Tuesday, May 27, 2014

White House Outs CIA Spy - Washington Post Blames Bush . . .

. . . for outing Valerie Plame

White House mistakenly identifies CIA chief in Afghanistan
The CIA’s top officer in Kabul was exposed Saturday by the White House when his name was inadvertently included on a list provided to news organizations of senior U.S. officials participating in President Obama’s surprise visit with U.S. troops.

The White House recognized the mistake and quickly issued a revised list that did not include the individual, who had been identified on the initial release as the “Chief of Station” in Kabul, a designation used by the CIA for its highest-ranking spy in a country.
So in a moment of typical carelessness, someone in Jay Carney's office put the CIA Pakistan Station Chief's name on a public document. Or was it "carelessness"? Could it have been a deliberate outing to allow the administration to replace the chief with someone more compliant?

Anyway the Post goes out of the way to point the finger at the Bush administration for outing Valerie Plame:
The disclosure marked a rare instance in which a CIA officer working overseas had his cover — the secrecy meant to protect his actual identity — pierced by his own government. The only other recent case came under significantly different circumstances, when former CIA operative Valerie Plame was exposed as officials of the George W. Bush administration sought to discredit her husband, a former ambassador and fierce critic of the decision to invade Iraq.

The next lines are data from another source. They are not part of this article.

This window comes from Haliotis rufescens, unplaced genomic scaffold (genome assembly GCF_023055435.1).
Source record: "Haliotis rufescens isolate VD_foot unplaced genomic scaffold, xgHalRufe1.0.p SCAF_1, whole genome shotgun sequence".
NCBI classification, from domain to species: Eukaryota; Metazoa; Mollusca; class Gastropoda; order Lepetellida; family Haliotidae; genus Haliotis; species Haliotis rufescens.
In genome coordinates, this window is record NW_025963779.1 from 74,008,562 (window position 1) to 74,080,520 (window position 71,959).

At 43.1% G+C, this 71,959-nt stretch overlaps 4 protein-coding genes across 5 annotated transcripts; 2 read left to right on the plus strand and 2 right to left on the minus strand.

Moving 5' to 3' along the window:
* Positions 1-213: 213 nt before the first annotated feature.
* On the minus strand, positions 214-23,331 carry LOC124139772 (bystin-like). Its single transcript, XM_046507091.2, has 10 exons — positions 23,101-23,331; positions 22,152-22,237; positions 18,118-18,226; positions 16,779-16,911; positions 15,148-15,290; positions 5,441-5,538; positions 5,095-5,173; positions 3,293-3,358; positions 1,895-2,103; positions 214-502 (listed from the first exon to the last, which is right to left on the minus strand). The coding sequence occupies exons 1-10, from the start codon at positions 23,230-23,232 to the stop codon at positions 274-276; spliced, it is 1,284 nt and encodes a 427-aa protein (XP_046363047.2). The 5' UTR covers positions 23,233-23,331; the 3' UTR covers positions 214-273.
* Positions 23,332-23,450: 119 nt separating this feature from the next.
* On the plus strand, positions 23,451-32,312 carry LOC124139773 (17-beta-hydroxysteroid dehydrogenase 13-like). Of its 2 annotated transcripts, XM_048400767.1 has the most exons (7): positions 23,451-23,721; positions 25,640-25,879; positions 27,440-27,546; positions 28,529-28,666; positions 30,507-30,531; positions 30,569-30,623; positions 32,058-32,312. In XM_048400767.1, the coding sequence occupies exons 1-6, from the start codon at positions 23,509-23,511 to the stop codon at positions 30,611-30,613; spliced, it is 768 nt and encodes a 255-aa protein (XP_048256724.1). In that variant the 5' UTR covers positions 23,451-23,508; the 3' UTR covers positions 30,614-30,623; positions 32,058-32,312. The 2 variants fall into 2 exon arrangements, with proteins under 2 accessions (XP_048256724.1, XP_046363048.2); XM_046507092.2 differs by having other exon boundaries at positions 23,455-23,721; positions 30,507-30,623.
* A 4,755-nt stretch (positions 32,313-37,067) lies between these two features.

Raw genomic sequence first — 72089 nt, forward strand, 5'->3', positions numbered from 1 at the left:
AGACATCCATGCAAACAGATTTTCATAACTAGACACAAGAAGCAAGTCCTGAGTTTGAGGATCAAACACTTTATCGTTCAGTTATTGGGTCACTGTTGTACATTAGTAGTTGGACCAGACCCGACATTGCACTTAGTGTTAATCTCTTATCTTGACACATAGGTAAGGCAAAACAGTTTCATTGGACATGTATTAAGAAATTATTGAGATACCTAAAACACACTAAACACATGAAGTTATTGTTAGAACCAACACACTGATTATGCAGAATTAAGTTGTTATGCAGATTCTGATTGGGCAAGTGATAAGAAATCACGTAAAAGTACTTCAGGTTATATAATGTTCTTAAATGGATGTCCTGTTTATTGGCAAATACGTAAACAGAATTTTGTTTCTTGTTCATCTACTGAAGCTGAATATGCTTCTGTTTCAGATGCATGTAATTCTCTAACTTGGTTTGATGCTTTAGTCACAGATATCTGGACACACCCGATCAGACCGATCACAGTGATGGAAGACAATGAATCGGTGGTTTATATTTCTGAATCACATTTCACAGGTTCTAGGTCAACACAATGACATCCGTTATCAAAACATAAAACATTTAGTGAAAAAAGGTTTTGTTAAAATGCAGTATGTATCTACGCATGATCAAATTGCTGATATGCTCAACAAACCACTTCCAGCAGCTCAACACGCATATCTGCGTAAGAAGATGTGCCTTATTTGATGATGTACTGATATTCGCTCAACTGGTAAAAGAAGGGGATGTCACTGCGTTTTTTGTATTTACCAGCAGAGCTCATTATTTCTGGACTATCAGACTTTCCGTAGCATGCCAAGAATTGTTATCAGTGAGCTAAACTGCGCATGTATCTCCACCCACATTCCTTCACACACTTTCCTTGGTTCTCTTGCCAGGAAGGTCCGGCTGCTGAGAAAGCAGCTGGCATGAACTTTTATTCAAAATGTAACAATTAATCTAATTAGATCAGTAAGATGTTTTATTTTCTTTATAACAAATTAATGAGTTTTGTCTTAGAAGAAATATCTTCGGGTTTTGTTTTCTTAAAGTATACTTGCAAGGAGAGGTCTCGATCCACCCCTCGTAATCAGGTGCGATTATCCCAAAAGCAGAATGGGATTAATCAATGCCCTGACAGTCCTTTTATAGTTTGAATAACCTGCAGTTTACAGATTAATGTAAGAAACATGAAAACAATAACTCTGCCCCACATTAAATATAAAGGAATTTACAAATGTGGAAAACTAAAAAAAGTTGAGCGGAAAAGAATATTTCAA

As you may or may not recall, the "outing" of Valerie Plame, an ex-CIA operative (she had CIA parking tags on the car she drove around the DC area) prompted a two year witch hunt resulting in the conviction of Scooter Libby, one of Vice President Dick Chaney's advisors, of lying to the Special Prosecutor's investigators after many interviews.

Of course, it turned out, the actual leaker was Richard Armitage, an aide to State Dept. Secretary Colin Powell, both opponents of the President's war policies.  Richard Armitage was not charged with anything, since he apparently admitted to the charge early in the investigation, which kept going nonetheless. "Outing" Valerie Plame was not, apparently, actually an indictable offense after all.

I'm awaiting the leftest outrage over this outing, and the appointment of a Special Prosecutor to investigate whether this incident was, as is being reported, a dirty deed or a mere case of incompetence.

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